Receding glaciers often yield evidence showing that modern glacier recession is not unprecedented even within the Holocene. For instance, since the ice melted in the Schnidejoch Pass in the Swiss Alps in the summer of 2003, hundreds of archaeological relics have been recovered, dating from the Neolithic Era, the Bronze Age, the Roman period and medieval times, a timespan of 5000 years. They tell of repeated alternations between warm periods when the pass was open and provided a quick route across the Alps, and cold periods when it was shut by the ice. The youngest item is part of a shoe dating from the 14th or 15th century, at the end of the Medieval Warm Period. The Schnidejoch was then blocked by glaciers during the Little Ice Age, until it became ice-free again early in the 21st century (

Fig. 4.9 Top: The Susten Pass in the Alps in 1993. The two dotted lines show how far the glacier extended in 1856, while the dashed line shows how far it extended in 1922. Bottom: The same pass as it probably looked about 2000 years ago in Roman times, based on archaeological evidence. (

5. Climate change over geologic time

Since 1984, hundreds of researchers have amassed a wealth of evidence from around the world showing that for at least the last several hundred thousand years, an approx. 1500-year (±500 years) warm-cold cycle has been superimposed over the longer, stronger ice ages and interglacial phases (Singer & Avery, 2007). Evidence for these ‘Bond events’ (as the Holocene events are called) or ‘Dansgaard-Oeschger events’ comes from ice and sediment cores, ancient tree rings, stalagmites, etc. The temperature swings are relatively mild, but can reach over 3°C above and below the mean in high latitudes.

Temperatures during most of the last 1.6 million years (the Pleistocene) were colder than today, and continental glaciers up to 5 km thick repeatedly covered much of North America, Europe and Asia. Long glacial periods alternated with short (10-30,000 year) interglacials. The alternation from one to the other is usually attributed mainly to changes in the earth’s orbital parameters: the precessional ‘wobble’ of its axis, variations in axial tilt, and variations in orbital eccentricity.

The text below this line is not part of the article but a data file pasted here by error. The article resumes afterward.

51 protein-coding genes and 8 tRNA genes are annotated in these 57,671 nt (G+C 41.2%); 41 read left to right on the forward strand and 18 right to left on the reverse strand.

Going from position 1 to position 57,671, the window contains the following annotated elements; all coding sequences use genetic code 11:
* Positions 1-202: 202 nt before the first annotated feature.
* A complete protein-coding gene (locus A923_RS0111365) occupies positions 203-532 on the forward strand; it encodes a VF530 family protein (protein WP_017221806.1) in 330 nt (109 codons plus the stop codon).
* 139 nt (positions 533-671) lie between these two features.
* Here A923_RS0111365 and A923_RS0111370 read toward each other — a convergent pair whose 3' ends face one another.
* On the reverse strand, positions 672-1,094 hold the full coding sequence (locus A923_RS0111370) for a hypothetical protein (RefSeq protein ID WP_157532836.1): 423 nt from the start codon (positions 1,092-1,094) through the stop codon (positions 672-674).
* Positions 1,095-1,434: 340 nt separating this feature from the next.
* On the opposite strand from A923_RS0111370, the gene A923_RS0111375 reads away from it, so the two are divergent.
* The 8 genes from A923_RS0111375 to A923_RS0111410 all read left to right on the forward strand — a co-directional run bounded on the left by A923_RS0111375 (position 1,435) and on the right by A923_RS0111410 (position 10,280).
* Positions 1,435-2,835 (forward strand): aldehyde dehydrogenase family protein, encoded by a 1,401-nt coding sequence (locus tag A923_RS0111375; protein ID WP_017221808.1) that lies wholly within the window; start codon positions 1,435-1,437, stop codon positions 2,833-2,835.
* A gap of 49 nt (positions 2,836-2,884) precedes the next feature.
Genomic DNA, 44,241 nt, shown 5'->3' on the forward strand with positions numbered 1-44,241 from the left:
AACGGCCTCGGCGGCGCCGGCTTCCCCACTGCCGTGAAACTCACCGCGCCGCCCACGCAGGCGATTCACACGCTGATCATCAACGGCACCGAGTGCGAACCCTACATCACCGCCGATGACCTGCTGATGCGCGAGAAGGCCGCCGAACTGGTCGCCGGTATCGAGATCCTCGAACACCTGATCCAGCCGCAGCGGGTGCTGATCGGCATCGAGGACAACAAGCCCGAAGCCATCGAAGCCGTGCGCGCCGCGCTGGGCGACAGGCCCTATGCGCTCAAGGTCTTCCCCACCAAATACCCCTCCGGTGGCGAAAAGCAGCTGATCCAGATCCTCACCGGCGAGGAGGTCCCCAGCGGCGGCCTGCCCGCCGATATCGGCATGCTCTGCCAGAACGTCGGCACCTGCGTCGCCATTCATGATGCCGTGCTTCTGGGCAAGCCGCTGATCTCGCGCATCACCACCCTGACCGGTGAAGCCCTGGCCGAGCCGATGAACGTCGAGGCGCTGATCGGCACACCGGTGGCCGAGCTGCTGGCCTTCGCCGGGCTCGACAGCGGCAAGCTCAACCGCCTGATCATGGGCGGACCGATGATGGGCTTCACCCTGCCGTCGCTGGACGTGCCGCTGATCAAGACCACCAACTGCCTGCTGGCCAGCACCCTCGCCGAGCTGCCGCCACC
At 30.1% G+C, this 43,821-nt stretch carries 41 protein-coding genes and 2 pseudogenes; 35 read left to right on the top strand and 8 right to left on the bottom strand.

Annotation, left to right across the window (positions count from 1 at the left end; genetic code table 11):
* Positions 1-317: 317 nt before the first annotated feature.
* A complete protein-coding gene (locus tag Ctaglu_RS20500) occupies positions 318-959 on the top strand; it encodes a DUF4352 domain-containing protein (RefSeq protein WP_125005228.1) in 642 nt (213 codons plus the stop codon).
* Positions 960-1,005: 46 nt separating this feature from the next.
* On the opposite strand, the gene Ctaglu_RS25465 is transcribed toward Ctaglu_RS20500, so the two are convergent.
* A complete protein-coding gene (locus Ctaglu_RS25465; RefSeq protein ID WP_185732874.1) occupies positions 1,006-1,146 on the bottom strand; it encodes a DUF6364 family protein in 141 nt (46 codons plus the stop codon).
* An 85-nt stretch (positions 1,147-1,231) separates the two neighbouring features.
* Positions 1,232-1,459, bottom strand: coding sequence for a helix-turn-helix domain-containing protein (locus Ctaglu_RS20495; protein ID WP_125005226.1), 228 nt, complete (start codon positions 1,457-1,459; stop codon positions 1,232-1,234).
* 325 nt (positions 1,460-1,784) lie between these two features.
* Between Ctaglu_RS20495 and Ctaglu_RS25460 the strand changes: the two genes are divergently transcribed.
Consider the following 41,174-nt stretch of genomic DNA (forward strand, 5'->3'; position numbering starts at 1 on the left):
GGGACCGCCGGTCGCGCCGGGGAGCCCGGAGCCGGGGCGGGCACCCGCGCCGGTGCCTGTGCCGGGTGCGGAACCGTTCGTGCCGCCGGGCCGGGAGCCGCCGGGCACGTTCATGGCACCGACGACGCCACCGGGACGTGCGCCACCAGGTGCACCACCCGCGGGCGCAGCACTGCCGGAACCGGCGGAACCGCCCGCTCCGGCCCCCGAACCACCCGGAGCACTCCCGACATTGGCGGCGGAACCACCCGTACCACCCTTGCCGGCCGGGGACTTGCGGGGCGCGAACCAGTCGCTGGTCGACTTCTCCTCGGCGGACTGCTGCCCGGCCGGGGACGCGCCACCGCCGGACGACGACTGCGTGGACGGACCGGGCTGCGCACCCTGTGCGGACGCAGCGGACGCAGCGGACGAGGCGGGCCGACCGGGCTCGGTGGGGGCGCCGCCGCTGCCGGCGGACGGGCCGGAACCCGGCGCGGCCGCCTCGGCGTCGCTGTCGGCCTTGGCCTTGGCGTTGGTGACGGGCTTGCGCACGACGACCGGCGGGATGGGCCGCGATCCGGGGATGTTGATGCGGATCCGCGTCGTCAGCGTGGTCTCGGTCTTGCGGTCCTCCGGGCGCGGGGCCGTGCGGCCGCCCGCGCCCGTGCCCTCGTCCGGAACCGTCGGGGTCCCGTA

Fig. 5.1 The historical cycle of warm and cold periods during the last 400,000 years, based on ice core samples from Vostok, Antarctica. (

Fig. 5.2 The climate of the past 800,000 years reconstructed from diatoms in sediments from Lake Baikal, Russia (Mackay, 2007). It shows that many periods in the past were much warmer than today. Though not visible in this graph, the data show a warm period between 850 and 1200 AD, and that modern warming in this region began about 250 years ago.

The current interglacial (the Holocene) began about 11,600 years ago and is already longer than several previous interglacials. The figure below shows the warming at the end of the last ice age, and that for 7000 of the last 10,000 years the mean planetary temperature was more than 0.5°C warmer than today.

Fig. 5.3 Reconstruction based on temperature measurements in more than 6000 boreholes around the world.

The graph below shows how the present can be considered to be part of either a warming or a cooling trend depending on the period considered.

Fig. 5.4 (

A survey of the earth’s climate over even vaster spans of geologic time helps to put modern climate change even more firmly into perspective. Although such climate reconstructions are subject to many uncertainties, the general picture is clear. For most of the earth’s history, the globe has been warmer than it has been for the last 200 years; it has rarely been cooler.

Fig. 5.5 Reconstruction of climate change over the last 5 million years by Lisiecki and Raymo (2005), based on oxygen isotope measurements from deep-sea sediment cores. The isotope variations reflect local temperature and global changes associated with the extent of continental glaciation. The variations are very similar in shape to the temperature variations recorded at Vostok, Antarctica, covering the last 420,000 years. The horizontal baseline represents the temperature around 1950. (

Fig. 5.6 Climate change over the last 65 million years (comprising the Paleocene, Eocene, Oligocene, Miocene, Pliocene and Pleistocene). The graph is based on oxygen isotope measurements. PETM = Paleocene-Eocene Thermal Maximum. (

Fig. 5.7 Climate change during the Phanerozoic eon (the last 540 million years), based on variations in oxygen isotope ratios. The Phanerozoic comprises the Cambrian, Ordovician, Silurian, Devonian, Carboniferous, Permian, Triassic, Jurassic, Cretaceous, Paleogene (Pal, Eo, Ol) and Neogene (Mio, Pli, Plt). (

The fact that the earth’s climate has been relatively stable during the Phanerozoic, with no ‘run-away’ greenhouse or icehouse effects, indicates that the climate is self-regulatory, thanks to strong negative (attenuating) feedbacks mainly involving the hydrological cycle (clouds, water vapour and precipitation). The notion that we live on a ‘delicate blue planet’ prone to catastrophic ‘tipping points’ is a fable.

Climate Change Controversies: Part 2

Climate Change Controversies: Contents

The global warming scare


Earth’s meteoric veil